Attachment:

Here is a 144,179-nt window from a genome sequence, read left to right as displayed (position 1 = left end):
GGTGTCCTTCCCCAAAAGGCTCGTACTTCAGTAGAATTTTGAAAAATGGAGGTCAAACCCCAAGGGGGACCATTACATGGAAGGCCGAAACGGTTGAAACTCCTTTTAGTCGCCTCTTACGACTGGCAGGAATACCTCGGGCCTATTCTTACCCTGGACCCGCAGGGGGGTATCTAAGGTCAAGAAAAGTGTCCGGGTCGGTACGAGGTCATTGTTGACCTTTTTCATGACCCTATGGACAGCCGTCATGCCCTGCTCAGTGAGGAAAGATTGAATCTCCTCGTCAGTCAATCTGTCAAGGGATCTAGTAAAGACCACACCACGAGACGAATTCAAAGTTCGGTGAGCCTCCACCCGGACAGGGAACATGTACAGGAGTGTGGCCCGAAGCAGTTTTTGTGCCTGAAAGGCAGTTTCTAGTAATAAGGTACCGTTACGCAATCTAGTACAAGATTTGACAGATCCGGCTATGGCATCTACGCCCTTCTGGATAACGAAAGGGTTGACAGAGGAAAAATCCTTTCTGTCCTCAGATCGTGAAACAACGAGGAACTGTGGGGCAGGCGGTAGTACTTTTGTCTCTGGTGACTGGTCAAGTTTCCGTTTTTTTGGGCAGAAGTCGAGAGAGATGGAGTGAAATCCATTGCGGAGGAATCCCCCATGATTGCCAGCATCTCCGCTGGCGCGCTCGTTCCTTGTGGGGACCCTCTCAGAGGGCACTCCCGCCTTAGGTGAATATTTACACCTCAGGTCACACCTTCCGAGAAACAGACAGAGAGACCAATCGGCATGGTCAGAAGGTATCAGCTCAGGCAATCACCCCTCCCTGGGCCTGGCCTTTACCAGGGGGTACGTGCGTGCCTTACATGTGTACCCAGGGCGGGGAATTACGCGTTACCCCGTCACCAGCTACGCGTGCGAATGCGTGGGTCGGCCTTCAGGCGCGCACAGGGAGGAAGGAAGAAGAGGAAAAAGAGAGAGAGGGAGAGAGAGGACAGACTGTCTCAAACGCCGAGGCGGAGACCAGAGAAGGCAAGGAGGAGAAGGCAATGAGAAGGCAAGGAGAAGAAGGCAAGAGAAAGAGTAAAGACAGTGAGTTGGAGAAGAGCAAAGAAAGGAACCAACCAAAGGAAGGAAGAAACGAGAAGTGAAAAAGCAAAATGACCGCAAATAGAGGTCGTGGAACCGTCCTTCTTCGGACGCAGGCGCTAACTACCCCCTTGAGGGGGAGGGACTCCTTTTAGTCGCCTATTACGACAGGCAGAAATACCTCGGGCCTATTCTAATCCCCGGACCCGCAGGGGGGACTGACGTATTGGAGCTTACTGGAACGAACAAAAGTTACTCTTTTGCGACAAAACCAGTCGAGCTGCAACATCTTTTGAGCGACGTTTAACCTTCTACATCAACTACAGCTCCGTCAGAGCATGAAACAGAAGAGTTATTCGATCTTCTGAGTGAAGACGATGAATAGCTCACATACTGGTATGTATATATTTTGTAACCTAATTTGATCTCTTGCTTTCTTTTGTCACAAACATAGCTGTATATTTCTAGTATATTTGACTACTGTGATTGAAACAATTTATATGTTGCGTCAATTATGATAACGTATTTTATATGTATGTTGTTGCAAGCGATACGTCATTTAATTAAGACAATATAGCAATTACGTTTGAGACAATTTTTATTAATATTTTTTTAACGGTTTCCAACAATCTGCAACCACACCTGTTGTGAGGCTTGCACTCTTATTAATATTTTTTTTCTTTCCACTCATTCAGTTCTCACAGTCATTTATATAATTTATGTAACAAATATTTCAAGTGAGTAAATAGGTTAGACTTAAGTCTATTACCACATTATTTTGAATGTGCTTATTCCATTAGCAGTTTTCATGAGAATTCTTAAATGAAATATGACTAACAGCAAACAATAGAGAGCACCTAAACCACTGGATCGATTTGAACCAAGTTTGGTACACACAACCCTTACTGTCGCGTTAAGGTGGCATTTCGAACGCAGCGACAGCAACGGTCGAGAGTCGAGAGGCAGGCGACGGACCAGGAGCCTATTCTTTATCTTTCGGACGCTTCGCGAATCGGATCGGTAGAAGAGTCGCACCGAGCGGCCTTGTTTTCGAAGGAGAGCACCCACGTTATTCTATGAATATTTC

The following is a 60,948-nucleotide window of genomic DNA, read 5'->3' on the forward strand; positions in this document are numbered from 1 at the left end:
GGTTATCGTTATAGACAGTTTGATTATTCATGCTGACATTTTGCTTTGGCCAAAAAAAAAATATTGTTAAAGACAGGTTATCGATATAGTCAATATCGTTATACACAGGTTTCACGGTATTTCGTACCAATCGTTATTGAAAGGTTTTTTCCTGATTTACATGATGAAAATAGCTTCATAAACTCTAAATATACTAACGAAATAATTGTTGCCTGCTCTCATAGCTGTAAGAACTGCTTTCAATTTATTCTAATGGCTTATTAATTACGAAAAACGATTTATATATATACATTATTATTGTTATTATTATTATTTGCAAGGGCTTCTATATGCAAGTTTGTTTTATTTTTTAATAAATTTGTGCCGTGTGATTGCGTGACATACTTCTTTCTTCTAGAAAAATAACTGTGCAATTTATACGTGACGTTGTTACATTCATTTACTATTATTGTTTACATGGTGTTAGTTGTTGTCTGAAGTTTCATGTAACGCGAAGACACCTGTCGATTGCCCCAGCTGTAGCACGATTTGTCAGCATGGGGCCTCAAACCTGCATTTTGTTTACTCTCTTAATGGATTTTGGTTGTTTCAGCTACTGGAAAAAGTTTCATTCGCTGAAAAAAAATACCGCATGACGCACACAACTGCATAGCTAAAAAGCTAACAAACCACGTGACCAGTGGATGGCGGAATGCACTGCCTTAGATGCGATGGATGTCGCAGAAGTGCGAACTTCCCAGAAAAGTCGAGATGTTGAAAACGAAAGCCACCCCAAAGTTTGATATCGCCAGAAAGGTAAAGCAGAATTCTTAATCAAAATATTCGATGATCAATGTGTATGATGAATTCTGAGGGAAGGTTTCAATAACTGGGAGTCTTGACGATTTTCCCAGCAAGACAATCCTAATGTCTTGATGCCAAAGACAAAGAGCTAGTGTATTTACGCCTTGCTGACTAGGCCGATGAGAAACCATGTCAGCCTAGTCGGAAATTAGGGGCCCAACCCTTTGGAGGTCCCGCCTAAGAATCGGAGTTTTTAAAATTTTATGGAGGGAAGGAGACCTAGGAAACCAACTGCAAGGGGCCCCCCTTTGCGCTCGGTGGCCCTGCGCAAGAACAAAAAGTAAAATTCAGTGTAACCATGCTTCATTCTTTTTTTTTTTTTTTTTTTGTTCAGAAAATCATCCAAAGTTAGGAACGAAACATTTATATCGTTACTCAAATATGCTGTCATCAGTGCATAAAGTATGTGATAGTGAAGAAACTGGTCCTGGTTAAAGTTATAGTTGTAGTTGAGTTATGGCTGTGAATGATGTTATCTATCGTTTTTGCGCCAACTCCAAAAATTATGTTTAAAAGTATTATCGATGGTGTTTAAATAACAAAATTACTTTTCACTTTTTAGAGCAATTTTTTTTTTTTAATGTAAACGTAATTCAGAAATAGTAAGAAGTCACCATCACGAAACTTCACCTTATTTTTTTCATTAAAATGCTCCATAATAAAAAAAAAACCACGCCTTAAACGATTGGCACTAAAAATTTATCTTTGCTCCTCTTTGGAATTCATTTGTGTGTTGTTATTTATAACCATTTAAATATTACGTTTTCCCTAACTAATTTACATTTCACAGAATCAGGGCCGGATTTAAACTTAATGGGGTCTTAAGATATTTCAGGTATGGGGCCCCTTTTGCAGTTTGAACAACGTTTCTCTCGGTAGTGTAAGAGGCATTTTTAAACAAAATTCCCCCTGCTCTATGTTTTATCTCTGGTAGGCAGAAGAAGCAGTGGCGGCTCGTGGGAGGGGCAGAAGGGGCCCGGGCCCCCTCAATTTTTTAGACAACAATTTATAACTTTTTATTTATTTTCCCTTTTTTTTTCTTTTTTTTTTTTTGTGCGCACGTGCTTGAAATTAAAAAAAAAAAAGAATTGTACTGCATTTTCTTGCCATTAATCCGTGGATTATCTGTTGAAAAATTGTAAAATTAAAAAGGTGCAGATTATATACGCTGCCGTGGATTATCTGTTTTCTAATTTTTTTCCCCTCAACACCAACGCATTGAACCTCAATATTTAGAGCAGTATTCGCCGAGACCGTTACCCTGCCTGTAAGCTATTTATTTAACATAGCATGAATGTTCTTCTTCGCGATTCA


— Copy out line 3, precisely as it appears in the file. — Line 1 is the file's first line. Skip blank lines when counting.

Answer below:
The following is a 60,948-nucleotide window of genomic DNA, read 5'->3' on the forward strand; positions in this document are numbered from 1 at the left end: